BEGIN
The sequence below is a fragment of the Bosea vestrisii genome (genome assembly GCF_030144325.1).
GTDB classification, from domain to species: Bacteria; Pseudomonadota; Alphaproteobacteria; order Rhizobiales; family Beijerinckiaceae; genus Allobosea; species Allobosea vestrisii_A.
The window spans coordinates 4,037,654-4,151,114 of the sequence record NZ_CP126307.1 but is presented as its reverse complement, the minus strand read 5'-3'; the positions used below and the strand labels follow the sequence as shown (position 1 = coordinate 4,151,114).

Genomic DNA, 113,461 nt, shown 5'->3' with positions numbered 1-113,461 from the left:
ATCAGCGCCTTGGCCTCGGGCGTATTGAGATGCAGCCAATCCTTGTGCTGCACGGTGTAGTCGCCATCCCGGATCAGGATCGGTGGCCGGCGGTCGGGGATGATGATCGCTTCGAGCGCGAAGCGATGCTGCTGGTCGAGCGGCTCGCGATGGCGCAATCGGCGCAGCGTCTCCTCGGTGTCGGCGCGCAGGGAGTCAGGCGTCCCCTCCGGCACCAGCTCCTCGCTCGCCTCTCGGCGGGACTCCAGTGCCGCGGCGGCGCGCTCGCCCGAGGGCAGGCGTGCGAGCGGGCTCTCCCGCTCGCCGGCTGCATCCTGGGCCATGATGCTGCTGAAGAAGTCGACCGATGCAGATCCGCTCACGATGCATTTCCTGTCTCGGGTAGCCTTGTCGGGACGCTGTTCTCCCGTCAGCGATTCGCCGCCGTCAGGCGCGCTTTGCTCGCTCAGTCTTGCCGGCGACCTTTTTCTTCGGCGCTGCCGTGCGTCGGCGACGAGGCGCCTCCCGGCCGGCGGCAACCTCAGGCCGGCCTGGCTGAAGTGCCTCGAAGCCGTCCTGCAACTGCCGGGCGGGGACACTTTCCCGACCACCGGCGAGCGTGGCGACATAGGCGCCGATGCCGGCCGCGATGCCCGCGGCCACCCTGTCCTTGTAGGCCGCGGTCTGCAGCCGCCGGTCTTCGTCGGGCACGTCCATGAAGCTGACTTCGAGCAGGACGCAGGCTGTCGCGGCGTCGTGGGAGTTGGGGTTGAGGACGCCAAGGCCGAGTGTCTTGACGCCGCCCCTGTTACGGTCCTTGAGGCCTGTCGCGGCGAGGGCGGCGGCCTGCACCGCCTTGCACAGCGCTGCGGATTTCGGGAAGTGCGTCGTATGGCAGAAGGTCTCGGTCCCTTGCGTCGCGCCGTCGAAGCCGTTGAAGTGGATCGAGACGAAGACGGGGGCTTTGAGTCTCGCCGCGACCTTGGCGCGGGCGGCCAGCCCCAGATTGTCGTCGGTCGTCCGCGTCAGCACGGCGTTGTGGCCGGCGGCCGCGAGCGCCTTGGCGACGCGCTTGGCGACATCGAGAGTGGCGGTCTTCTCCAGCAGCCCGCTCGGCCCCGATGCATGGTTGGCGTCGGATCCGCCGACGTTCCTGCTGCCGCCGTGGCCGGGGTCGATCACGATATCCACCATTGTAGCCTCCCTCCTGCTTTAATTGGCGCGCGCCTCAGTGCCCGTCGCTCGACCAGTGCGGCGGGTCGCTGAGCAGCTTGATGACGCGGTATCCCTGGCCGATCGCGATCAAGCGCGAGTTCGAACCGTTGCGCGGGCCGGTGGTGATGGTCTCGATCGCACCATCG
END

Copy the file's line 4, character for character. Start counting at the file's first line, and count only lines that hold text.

Genomic DNA, 113,461 nt, shown 5'->3' with positions numbered 1-113,461 from the left: